Cluster bombs can harm Ukrainians long after the shelling has stopped

By Jessica McKenzie | February 28, 2022

two men in front of destroyed building Buildings in the village of Pavlivka, in northwestern Ukraine, destroyed by shelling. (Photo: Official Twitter-page of Ministry of Internal Affairs of Ukraine)

There have been multiple verified reports that Russia is using cluster munitions in its war on Ukraine from sources including the New York Times, Human Rights Watch, Bellingcat, and Amnesty International, and as the conflict continues, the number of confirmed uses of cluster munitions is likely to grow. One struck near a hospital in Vuhledar in the Donetsk Oblast (province) on February 24, killing four civilians and injuring another 10 people, including six healthcare workers. Another landed on a nursery and kindergarten in Okhtyrka, in northeastern Ukraine, on February 25 killing three civilians, including a child.

Amnesty International also said the latter attack might constitute a war crime, for violating the prohibition on indiscriminate attacks and for damaging a school.

“There is no possible justification for dropping cluster munitions in populated areas, let alone near a school,” said Agnès Callamard, Secretary-General of Amnesty International. “This attack bears all the hallmarks of Russia’s use of this inherently indiscriminate and internationally-banned weapon and shows flagrant disregard for civilian life.”

Even as Ukrainian and Russian officials met at the Ukraine-Belarus border for peace talks on Monday, Russia launched rocket strikes on Kharkiv, Ukraine’s second-largest city, which may have included cluster munitions. Mark Hiznay, associate director of the arms division at Human Rights Watch, reviewed videos of the shelling and confirmed as much to the Washington Post. “This attack clearly illustrates the inherently indiscriminate nature of cluster munitions and should be unequivocally condemned,” Hiznay said.

The attack Monday killed dozens of people, according to Ukrainian officials.

 

RELATED:
Disruptive technologies in 2022

On Sunday, Ukraine’s health ministry estimated 352 civilians, including 14 children, have been killed in the war. Official figures by the United Nations lag behind (the UN confirmed 64 deaths on Saturday), but UN officials expect the real casualty numbers to be much higher, pending confirmation.

 

Since 2010, when the Convention on Cluster Munitions went into effect, cluster munitions have been widely banned around the globe, but Russia and Ukraine are not among the 110 countries that have signed the treaty. (Neither has the United States, for the matter.)

Cluster munitions are a type of weapon meant to break open in the air and scatter smaller explosives or “bomblets” over a wide area. They have been criticized for the indiscriminate damage they cause to people and to the environment.

According to the Red Cross, the bomblets fail to explode on contact anywhere from 10 to 40 percent of the time. That means they can have a destructive impact long after the fighting has moved on. Unexploded ordnance is obviously a risk to civilians. The bomblets might appear to be small balls or attractive toys for children to play with; between 2010 and 2014, children under the age of 18 accounted for half of all cluster munitions casualties where victim details were known.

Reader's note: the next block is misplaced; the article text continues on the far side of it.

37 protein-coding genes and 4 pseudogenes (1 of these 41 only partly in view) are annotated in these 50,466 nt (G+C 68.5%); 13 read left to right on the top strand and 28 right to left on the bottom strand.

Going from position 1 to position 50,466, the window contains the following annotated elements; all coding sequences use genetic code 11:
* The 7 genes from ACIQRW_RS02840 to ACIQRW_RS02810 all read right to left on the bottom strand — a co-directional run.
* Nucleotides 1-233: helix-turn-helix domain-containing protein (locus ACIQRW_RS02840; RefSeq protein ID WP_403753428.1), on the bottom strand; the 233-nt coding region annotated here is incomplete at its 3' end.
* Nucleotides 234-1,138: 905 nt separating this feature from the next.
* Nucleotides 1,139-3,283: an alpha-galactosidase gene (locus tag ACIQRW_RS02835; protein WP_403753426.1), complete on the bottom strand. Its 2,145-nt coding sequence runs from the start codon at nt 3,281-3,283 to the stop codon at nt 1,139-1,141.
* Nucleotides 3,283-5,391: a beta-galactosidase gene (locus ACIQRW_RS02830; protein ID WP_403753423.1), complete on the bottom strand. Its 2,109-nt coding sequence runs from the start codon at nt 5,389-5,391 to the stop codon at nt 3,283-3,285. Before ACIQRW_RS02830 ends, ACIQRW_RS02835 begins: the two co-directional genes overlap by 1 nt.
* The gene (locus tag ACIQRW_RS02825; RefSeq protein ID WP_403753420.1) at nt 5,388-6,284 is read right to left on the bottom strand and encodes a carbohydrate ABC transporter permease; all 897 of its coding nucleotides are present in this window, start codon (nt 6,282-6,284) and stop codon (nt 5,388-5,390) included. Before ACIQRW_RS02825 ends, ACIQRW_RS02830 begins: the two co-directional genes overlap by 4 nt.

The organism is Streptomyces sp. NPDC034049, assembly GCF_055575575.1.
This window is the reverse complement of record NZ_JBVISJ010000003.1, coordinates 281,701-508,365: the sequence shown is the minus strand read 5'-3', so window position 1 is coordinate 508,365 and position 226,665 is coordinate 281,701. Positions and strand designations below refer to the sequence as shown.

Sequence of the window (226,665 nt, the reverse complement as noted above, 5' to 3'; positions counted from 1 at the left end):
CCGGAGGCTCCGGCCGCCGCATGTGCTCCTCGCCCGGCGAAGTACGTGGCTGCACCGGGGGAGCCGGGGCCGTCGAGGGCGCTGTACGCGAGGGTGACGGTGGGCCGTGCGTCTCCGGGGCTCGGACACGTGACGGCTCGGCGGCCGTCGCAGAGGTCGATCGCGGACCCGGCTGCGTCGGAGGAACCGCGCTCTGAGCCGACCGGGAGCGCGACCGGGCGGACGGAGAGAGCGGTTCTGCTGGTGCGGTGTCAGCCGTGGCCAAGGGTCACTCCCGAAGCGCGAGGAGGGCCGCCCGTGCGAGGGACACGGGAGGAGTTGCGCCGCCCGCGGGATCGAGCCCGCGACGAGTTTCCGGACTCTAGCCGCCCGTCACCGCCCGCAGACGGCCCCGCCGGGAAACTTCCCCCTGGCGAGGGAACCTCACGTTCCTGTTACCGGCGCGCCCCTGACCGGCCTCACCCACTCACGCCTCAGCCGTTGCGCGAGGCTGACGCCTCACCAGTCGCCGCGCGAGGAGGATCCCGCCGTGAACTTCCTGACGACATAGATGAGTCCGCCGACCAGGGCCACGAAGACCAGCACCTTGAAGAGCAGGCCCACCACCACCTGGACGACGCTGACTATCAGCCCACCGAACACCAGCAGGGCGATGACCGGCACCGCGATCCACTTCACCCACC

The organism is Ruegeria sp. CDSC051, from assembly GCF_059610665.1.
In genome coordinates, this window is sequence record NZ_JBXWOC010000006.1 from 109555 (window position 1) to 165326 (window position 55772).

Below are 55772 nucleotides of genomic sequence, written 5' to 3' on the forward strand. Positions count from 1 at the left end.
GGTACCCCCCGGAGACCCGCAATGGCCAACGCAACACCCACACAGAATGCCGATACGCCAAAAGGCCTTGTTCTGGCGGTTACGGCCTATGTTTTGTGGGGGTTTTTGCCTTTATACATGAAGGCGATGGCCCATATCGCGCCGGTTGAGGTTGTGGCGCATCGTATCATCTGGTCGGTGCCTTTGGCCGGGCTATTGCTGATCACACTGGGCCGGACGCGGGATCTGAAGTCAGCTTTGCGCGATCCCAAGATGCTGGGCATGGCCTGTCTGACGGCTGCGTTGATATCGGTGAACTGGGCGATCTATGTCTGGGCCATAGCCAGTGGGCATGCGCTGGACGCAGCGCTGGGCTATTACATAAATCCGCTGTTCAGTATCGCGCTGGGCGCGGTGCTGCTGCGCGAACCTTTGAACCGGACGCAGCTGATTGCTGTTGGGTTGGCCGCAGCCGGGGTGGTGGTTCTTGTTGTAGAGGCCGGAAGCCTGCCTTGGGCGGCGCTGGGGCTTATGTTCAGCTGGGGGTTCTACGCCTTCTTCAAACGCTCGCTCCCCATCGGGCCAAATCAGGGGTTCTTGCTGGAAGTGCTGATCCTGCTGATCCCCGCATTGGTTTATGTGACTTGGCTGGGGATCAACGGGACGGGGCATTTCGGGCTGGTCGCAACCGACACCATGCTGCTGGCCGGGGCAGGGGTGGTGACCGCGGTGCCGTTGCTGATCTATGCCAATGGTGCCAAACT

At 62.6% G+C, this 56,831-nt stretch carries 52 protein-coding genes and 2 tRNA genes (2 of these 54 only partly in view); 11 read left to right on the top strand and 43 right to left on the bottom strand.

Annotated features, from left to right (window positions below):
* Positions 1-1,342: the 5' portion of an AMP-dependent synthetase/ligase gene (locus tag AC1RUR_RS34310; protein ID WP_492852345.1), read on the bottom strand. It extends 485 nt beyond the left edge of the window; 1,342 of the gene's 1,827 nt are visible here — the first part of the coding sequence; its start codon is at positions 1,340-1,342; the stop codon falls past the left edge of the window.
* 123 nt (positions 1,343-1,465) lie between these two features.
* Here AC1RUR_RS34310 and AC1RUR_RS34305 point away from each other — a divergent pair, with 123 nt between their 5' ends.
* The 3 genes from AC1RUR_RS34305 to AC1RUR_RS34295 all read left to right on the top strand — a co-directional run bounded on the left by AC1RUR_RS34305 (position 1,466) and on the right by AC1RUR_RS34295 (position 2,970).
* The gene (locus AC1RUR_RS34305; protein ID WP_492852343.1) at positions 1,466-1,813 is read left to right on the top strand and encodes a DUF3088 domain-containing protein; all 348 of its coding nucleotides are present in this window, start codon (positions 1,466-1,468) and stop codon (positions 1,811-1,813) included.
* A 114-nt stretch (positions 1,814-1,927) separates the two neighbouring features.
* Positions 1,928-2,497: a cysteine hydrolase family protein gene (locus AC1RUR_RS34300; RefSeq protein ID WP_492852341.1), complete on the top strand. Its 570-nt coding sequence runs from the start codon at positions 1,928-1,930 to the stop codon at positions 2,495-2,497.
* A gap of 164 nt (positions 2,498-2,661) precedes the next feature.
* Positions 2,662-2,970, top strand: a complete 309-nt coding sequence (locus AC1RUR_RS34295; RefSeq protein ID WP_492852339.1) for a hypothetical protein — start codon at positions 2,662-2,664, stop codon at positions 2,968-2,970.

RELATED:
Why the world must protect nuclear reactors from military attacks. Now.

The mere presence of unexploded ordnance from cluster munitions can cut people off from natural resources, with cascading impacts. “[F]ear of the cluster munitions denied access to abundant natural resources and arable land; populations were forced to move preferentially into secondary and fragile locations in order to avoid the unexploded ordnances,” wrote two scholars studying the impacts of cluster munitions in Lebanon. “This migration speeds depletion of biological diversity, since it disturbs essential soil and water processes and causes an acceleration of ecosystem disruption and land degradation.”

Unexploded or partially exploded munitions can also contaminate water and soil with toxic chemicals.

Both the Russian-backed separatists and the Ukrainian government have used cluster munitions in the conflict in eastern Ukraine that began in 2014, according to Human Rights Watch. Between July 2014 and February 2015, at least 31 deaths, including the deaths of two children, were attributed to cluster munitions.


Together, we make the world safer.

The Bulletin elevates expert voices above the noise. But as an independent, nonprofit media organization, our operations depend on the support of readers like you. Help us continue to deliver quality journalism that holds leaders accountable. Your support of our work at any level is important. In return, we promise our coverage will be understandable, influential, vigilant, solution-oriented, and fair-minded. Together we can make a difference.

Share: 

Get alerts about this thread
Notify of
guest
2 Comments
Oldest
Newest Most Voted
Inline Feedbacks
View all comments
Jenny Agutter fan
Jenny Agutter fan
11 months ago

Of course the US hasn’t signed the treaty. I once heard the US defined as a corporation with its own military.

Driss Larafi
Driss Larafi
10 months ago

A very insightful contribution dealing with the banned weapons used by the belligerents since 2014 in the context of the Ukraine conflict and simultaneously highlighting inherently the shortcomings of the implementation of the International Humanitarian law inside Europe.It would have been more informative if the author had outlined more broadly the motives conducive to the adoption of the convention on cluster munitions,the previous conflicts sparking their use and what are the great powers refraining from the adoption of the convention.